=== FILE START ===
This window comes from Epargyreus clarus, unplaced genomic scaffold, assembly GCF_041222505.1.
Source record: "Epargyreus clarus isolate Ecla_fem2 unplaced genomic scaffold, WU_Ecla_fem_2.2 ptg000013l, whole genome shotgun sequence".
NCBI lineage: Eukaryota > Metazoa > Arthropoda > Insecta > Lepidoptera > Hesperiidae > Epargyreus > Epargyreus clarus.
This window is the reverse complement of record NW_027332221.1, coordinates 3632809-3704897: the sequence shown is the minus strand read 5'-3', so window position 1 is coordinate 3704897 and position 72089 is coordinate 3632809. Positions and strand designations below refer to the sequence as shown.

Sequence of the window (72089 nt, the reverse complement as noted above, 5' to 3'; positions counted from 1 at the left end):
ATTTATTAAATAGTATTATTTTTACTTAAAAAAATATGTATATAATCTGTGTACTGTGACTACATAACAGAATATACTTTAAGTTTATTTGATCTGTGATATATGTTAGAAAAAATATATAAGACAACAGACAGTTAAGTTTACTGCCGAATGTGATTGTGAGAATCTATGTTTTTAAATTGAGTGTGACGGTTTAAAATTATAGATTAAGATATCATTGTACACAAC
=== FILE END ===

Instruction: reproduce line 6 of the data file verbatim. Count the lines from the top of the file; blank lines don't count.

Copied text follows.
ATTTATTAAATAGTATTATTTTTACTTAAAAAAATATGTATATAATCTGTGTACTGTGACTACATAACAGAATATACTTTAAGTTTATTTGATCTGTGATATATGTTAGAAAAAATATATAAGACAACAGACAGTTAAGTTTACTGCCGAATGTGATTGTGAGAATCTATGTTTTTAAATTGAGTGTGACGGTTTAAAATTATAGATTAAGATATCATTGTACACAAC